Funding the Digital Humanities: A conversation with Mr. Brett Bobley

“adicel20”, a student enrolled in this semester’s ENG 5998 reading group, reflects on categories or types of advice provided by the Director of the Office of Digital Humanities:

On April 8, 2015, the Digital Scholars Group at Florida State University had the opportunity to converse with Mr. Brett Bobley, Chief Information Officer of the National Endowment for the Humanities (NEH) and Director of the Office of Digital Humanities. Mr. Bobley joined us via teleconference and gave us a few tips on the most important criteria the NEH uses when deciding whom to award grants to. The discussion centered on the Digital Humanities grant programs, which include: the DH Start-up Grants, the DH Implementation Grants, the Humanities Open-Book Program and the Training Programs for Advanced Topics in the Digital Humanities. The DH Start-up Grants Program, Mr. Bobley told us, is typically rewarding “new innovative and interesting ideas”, while the DH Implementation Grants support projects that already went through a successful start-up phase and proved their feasibility. The Humanities Open-Book Program, Mr. Bobley explained, is more of a “digitization program”, which seeks to find a larger audience for scholarly, out-of-print humanities books by providing open, online access to them, under a Creative Commons License. The Summer Training Grants Program is a very popular option for scholars and graduate students interested in advancing their knowledge of Digital Humanities. The grants offer the opportunity to study for a few days or for several weeks at multiple locations associated with the Institutes for Advanced Training in the Digital Humanities.

Answering some of the questions addressed by the audience, Mr. Bobley remarked that the NEH generally looks for two main components in each application: the intellectual aspect of the proposal (“the right idea” or “the great idea”) and the technological support of the project. In discussing the second aspect, he emphasised the importance of having the “right team”, the appropriate “human infrastructure” for the project, even if that requires teaming up with a scholar from another institution. He also recommends that proposals should be written for a general audience and avoid very specific jargon and terminology, since the peer review panel is a diverse team, comprised of scholars from various fields (humanities, computer scientists, information scientists and librarians). And although the NEH is typically looking for projects that have “an immediate impact” on the society and on the general public at large, it also supports ideas “that have potential down the road”, innovative approaches that lead to interesting discoveries in time.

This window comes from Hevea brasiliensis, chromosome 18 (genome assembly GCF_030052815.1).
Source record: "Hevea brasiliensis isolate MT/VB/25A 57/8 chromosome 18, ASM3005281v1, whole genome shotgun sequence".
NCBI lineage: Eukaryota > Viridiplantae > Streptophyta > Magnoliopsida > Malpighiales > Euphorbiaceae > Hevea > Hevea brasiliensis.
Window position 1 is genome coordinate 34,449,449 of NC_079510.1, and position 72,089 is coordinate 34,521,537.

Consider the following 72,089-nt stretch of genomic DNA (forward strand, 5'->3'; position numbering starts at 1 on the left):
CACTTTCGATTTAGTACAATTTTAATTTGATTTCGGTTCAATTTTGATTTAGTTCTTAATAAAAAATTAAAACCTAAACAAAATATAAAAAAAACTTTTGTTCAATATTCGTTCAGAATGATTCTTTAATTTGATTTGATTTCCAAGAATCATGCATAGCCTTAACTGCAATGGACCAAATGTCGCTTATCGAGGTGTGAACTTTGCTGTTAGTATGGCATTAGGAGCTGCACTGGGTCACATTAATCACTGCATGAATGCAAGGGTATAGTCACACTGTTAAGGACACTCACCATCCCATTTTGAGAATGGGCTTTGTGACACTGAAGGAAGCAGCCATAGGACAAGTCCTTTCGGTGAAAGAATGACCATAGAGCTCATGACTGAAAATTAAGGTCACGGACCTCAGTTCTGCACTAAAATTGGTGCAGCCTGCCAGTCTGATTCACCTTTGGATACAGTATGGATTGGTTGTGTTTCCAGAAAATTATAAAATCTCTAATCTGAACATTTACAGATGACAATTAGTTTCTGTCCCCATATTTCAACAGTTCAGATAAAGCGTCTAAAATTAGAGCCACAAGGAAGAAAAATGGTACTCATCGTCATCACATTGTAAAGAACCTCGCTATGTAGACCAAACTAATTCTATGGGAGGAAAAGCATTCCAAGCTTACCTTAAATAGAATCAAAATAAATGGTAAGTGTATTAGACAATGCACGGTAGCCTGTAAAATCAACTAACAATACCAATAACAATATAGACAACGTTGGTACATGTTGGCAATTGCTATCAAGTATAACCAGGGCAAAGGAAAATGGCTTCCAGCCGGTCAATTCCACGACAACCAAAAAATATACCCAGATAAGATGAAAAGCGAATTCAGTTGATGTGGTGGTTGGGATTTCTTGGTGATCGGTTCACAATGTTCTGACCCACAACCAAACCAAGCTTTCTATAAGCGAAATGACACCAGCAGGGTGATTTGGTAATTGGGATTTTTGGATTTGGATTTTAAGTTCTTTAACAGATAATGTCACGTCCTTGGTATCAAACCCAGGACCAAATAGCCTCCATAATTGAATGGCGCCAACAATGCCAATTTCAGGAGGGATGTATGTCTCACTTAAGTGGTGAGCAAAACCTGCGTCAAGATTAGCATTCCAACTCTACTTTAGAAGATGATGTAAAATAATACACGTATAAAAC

We thank Mr. Bobley for his very informative talk and we hope his tips and suggestions will help many scholars write successful grant applications with the National Endowment for the Humanities (NEH).

Money for Medievalists?: Questions about Digital Humanities Funding

The scholarly method or scholarship is the body of principles and practices used by scholars to make their claims about the world as valid and trustworthy as possible, and to make them known to the scholarly public. It is the methods that systemically advance the teaching, research, and practice of a given scholarly or academic field of study through rigorous inquiry. Scholarship is noted by its significance to its particular profession, and is creative, can be documented, can be replicated or elaborated, and can be and is peer-reviewed through various methods. (Wikipedia)

Given the above definition of scholarship, is it really necessary to question whether work in the digital humanities qualifies? In the first section of Stephen Ramsey and Geoffrey Rockwell’s “Developing Things: Notes toward an Epistemology of Building in the Digital Humanities,” they tackle this question anyway, equating digital humanities – by its attributes – to other activities:

“People in DH will sometimes point to the high level of technical skill required, to the intellectual nature of the pursuit, and to the plain fact that technical projects usually entail an enormous amount of work. But even as these arguments are advanced, the detractions seem obvious. Repairing cars requires a high level of technical skill; the intellectual nature of chess is beyond dispute; mining coal is backbreaking work. No one confuses these activities with scholarship.”